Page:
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Latest Nosema apis Stories

Image 1 - Parasitic Fly Likely Culprit in Bizarre ‘Zombie’ Bee Behavior
2012-01-04 15:08:25

Scientists suspect that a parasitic fly that preys on honey bees could be the cause behind the alarming phenomenon known as colony collapse disorder (CCD), in which thousands of worker bees exhibit bizarre behavior before suddenly vanishing from their colony. Since the problem was first observed in the U.S. in 2006, experts have been attempting to explain the strange ℠zombie-like´ behavior in usually robotically predictable worker bees. European scientists have also joined in to...

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2010-10-08 06:10:00

Researchers have found two new threats in the mysterious colony collapse disorder (CCD) that has affected honey bee populations across the country. The countrywide threat to bees has caused much concern because the insects play an important role in the pollination of crops. Researchers collected samples from beehives affected with the disorder and found the presence of a virus and a fungus. The two pathogens were not found in colonies not affected by CCD, the researchers said. "We truly...

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2010-05-26 06:20:00

US researchers claim to have identified a potential disease responsible for Colony Collapse Disorder (CCD) in honeybees, which is responsible for wiping out many beekeepers' entire colonies over the past few years. Scientists from the US Department of Agriculture say the pathogens to blame are a fungus and a family of viruses. Results of the study were presented Tuesday at the 110th General Meeting of the American Society for Microbiology in San Diego, California. Jay Evans of the USDA...

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2010-04-29 06:25:00

The World Organization for Animal Health (OIE) said Wednesday that the dramatic die-off of honey bees around the world, threatening crops that rely on the insects for pollination, is not due to any one single factor. The OIE said that a host of issues are plaguing the honey bees - including parasites, viruses, bacterial infections, pesticides, and poor nutrition resulting from the impact of human activities on the environment. Bee colonies naturally lose about 5 percent of their populations...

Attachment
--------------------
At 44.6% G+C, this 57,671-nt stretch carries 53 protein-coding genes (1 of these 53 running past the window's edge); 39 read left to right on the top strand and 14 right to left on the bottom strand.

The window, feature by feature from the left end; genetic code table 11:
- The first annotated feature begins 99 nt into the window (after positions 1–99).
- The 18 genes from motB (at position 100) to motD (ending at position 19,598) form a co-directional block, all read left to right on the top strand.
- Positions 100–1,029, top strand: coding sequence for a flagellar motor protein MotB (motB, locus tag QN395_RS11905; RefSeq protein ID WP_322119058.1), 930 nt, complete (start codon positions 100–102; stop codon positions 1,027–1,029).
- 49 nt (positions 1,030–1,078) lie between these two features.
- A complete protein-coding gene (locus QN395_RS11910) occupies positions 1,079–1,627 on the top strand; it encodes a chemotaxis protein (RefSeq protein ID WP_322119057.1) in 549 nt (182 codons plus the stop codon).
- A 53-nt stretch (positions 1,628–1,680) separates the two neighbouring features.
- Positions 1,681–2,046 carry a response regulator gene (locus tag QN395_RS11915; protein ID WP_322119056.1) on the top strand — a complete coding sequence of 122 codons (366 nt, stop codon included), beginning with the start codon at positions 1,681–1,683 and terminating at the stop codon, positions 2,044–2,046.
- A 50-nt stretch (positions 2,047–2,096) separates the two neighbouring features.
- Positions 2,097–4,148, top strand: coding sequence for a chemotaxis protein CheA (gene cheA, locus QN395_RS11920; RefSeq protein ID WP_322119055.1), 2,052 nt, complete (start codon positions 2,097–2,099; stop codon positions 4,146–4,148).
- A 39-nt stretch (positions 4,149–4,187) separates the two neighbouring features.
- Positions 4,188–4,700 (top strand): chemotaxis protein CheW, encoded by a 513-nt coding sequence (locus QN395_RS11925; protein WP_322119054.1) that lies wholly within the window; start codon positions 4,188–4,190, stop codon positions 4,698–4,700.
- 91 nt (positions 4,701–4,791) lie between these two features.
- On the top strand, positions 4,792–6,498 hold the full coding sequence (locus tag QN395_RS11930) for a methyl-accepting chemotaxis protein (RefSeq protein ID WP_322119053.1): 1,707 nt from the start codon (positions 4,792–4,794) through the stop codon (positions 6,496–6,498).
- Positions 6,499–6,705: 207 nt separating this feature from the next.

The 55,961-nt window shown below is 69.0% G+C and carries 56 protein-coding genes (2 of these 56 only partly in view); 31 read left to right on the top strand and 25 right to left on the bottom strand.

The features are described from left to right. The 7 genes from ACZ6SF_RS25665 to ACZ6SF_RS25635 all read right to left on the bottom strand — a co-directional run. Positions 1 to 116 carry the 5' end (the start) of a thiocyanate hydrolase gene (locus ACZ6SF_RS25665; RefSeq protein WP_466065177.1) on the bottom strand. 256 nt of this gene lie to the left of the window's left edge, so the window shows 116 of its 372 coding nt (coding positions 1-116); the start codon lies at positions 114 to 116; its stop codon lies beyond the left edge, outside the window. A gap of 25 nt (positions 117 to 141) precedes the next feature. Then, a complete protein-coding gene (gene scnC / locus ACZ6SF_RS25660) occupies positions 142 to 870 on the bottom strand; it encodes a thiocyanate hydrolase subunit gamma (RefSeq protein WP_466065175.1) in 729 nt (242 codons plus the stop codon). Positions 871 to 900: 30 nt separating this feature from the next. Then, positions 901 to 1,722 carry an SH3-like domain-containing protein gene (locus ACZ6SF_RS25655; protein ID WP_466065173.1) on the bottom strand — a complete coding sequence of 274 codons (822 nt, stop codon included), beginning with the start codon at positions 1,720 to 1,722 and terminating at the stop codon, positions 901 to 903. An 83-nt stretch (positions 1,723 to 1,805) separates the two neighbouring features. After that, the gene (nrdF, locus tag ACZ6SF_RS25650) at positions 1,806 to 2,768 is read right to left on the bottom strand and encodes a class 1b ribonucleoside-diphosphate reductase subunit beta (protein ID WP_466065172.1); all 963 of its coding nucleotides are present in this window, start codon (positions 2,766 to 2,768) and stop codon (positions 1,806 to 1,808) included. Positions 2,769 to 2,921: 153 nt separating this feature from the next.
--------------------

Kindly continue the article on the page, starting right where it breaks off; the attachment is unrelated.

2009-08-13 15:39:30

U.S. and Belgian scientists say they've found higher levels of pathogens in honeybee colonies affected by colony collapse disorder than in healthy colonies. The researchers said they also found bees in colonies with the collapse disorder are infected with a greater number of pathogens than their non-infected counterparts. However, no individual pathogen can be identified as the cause of the collapse disorder. Colony collapse disorder is described in the online encyclopedia Wikipedia.org as a...

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2009-06-05 07:22:10

Agricultural Research Service (ARS) scientists have sequenced the genome of a parasite that can kill honey bees. Nosema ceranae is one of many pathogens suspected of contributing to the current bee population decline, termed colony collapse disorder (CCD). Researchers describe the parasite's genome in a study published June 5 in the open-access journal PLoS Pathogens. In 2006, CCD began devastating commercial beekeeping operations, with some beekeepers reporting losses of up to 90 percent,...

2009-04-14 13:50:44

For the first time, scientists have isolated the parasite Nosema ceranae (Microsporidia) from professional apiaries suffering from honey bee colony depopulation syndrome. They then went on to treat the infection with complete success. In a study published in the new journal from the Society for Applied Microbiology: Environmental Microbiology Reports, scientists from Spain analyzed two apiaries and found evidence of honey bee colony depopulation syndrome (also known as colony collapse...